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Posted 28 August 2013 - 09:27 PM

You mentioned the key . . . distinguishing between the surfaces that will be used for food (inside of pitcher, bowl, cup) vs those on the outside and which will not touch food.  As long as your liner glazes are durable and safe, you can work the exterior differently.  If you only use the glaze on the outside, there may be no need to test.  Minimize overlap where practical and may present a potential concern, e.g., lip of a cup.

 

Hesselberth and Roy do a wonderful job on durability and safety; but, as they will admit, the standards they used are basically ones they defined.  If you look at John Britt's book on Cone 10 glazes, his parameters are a bit different -- not much, but still not the same.  So, there is no absolute agreement on what defines durable and what is the appropriate leeching factor, etc.  H&R used water standards; but those are not standards for ceramics and not everyone would agree with using them.  Unfortunately (or fortunately for those who dislike govt rules and regs), there is a paucity of standards. 



#4 Kohaku

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Posted 28 August 2013 - 10:00 PM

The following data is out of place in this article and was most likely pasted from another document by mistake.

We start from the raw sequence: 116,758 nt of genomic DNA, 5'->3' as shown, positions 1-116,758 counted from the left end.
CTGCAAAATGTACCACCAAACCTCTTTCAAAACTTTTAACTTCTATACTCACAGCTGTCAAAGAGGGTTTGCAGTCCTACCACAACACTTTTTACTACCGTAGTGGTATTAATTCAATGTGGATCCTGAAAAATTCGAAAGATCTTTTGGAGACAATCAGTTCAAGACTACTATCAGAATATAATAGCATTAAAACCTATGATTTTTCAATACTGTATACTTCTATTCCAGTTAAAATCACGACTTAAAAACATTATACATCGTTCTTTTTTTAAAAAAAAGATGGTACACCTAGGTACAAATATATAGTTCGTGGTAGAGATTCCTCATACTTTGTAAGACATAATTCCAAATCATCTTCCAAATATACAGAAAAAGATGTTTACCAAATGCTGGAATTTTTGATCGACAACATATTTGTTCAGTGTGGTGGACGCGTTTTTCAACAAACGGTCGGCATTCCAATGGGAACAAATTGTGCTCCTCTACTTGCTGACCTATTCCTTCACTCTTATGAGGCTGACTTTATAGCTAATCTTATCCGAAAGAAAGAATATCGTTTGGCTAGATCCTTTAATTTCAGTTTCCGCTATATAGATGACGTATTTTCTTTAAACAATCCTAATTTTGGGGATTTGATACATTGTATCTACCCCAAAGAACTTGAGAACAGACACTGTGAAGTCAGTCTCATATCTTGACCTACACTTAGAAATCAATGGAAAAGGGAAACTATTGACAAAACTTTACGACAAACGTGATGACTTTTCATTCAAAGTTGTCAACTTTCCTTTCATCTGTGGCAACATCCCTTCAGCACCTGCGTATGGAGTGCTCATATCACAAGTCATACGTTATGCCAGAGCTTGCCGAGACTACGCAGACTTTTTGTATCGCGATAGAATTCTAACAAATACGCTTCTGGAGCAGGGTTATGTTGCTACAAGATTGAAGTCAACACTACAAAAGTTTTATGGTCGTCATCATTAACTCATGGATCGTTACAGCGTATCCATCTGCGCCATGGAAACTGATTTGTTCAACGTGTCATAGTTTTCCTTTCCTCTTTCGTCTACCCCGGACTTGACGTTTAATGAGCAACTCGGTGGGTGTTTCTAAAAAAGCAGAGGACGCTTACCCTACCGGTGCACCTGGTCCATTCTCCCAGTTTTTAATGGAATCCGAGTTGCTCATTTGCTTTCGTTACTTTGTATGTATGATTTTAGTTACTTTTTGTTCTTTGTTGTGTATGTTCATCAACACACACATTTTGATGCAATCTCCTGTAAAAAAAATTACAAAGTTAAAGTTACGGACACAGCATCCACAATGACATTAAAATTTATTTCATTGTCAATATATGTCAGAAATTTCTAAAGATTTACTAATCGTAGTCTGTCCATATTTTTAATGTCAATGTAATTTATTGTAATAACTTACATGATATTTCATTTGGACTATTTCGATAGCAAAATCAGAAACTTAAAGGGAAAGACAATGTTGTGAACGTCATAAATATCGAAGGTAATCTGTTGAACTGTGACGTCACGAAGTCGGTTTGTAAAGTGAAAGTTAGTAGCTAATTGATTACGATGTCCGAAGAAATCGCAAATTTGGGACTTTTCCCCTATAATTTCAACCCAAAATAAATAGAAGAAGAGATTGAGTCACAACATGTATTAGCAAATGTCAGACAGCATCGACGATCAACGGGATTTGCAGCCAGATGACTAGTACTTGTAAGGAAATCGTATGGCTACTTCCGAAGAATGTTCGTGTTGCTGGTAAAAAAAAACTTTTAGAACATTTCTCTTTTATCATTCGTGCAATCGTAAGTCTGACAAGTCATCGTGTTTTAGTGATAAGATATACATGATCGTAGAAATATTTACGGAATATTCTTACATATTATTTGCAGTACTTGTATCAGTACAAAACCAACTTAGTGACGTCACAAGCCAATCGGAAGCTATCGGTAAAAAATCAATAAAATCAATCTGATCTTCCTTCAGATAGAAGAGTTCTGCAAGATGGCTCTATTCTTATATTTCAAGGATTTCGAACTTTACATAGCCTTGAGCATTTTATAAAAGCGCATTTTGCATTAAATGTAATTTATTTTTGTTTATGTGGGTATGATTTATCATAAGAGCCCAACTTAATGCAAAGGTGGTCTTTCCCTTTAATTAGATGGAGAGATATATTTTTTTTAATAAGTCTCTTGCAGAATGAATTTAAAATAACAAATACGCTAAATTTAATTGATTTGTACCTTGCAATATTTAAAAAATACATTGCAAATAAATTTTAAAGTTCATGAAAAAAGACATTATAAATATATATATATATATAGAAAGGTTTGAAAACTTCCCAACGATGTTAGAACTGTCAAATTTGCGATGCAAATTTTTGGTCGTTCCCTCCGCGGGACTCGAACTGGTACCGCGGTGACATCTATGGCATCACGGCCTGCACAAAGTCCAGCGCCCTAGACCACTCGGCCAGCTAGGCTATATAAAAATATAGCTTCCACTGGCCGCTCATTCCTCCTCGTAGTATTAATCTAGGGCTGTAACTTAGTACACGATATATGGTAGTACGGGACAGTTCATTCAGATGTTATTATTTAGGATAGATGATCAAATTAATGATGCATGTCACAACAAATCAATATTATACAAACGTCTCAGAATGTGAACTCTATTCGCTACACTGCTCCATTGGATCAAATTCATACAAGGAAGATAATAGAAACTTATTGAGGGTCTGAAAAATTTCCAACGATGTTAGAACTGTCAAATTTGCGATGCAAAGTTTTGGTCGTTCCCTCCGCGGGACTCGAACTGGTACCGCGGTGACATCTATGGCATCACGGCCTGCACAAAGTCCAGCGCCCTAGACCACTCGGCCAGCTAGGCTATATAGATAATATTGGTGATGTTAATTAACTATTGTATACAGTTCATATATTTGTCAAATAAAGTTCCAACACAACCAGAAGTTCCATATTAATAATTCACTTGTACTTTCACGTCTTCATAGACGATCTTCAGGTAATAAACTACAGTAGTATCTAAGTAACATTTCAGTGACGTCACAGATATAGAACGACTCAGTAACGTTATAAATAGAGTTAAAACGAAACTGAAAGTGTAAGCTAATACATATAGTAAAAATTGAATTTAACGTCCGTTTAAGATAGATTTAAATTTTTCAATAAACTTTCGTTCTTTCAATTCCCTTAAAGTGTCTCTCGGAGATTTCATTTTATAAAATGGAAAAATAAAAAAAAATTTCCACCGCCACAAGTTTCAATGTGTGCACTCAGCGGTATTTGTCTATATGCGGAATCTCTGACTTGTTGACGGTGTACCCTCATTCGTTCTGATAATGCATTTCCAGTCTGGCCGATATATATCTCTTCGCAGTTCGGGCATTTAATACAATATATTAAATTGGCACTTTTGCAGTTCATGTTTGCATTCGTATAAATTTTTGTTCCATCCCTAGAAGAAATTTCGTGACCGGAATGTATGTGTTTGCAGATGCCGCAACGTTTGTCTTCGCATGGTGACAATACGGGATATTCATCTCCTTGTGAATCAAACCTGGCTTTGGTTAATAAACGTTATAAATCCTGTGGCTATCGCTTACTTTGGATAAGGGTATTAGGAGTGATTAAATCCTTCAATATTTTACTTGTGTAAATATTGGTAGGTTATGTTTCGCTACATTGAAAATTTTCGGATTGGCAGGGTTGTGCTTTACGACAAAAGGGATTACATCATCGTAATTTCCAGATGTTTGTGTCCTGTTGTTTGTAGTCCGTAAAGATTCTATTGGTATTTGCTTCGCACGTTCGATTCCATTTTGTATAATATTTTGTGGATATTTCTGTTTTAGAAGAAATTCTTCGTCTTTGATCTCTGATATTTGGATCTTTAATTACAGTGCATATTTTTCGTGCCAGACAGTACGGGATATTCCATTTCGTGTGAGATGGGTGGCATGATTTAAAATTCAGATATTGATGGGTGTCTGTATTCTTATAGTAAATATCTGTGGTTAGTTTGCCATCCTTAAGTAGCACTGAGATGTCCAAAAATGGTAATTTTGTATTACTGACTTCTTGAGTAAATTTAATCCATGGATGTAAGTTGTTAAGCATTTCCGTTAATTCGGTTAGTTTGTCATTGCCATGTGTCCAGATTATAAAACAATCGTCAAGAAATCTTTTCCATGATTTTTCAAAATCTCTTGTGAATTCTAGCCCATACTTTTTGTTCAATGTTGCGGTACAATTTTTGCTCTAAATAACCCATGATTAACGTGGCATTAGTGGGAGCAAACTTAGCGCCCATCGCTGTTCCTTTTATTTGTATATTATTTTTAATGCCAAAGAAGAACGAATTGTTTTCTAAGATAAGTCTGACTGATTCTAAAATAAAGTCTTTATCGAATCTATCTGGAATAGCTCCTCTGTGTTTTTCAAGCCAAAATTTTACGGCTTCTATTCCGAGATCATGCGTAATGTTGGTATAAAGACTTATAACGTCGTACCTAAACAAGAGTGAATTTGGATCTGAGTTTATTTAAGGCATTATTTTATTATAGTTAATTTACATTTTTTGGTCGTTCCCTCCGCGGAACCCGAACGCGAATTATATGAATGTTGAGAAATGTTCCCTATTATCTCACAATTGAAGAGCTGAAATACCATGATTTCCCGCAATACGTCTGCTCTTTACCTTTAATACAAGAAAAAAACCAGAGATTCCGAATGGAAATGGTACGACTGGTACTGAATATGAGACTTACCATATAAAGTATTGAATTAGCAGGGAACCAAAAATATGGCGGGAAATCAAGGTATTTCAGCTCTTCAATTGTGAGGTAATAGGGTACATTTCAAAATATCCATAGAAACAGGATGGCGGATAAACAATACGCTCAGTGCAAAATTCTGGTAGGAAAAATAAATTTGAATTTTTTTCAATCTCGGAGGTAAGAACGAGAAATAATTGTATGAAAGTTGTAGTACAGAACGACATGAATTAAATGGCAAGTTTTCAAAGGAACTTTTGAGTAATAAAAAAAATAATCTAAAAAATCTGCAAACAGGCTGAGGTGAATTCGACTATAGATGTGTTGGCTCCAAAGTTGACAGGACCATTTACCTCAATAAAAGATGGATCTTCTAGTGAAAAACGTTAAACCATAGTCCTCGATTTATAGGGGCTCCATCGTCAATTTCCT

You mentioned the key . . . distinguishing between the surfaces that will be used for food (inside of pitcher, bowl, cup) vs those on the outside and which will not touch food.  As long as your liner glazes are durable and safe, you can work the exterior differently.  If you only use the glaze on the outside, there may be no need to test.  Minimize overlap where practical and may present a potential concern, e.g., lip of a cup.

 

Hesselberth and Roy do a wonderful job on durability and safety; but, as they will admit, the standards they used are basically ones they defined.  If you look at John Britt's book on Cone 10 glazes, his parameters are a bit different -- not much, but still not the same.  So, there is no absolute agreement on what defines durable and what is the appropriate leeching factor, etc.  H&R used water standards; but those are not standards for ceramics and not everyone would agree with using them.  Unfortunately (or fortunately for those who dislike govt rules and regs), there is a paucity of standards. 

 

Yeah... I'd love to be a little more free-wheeling with exteriors.

 

I'd hate to sell something with overlapping glazes and find out later that the surface had scratched, or that the glaze had shivered because the expansion coefficient was altered. My understanding has been that all bets are off once you start mixing things.

 

Or- to take a specific example... If I used some of Hill's techniques on the interior of a fountain basin, I'd be worried about the colors leaching. My fountains incorporate growing plants in some cases... and various things (from fertilizer to biological run-off) can get into the water as it circulates. I'd like to know that the glaze could handle a certain acidity over time.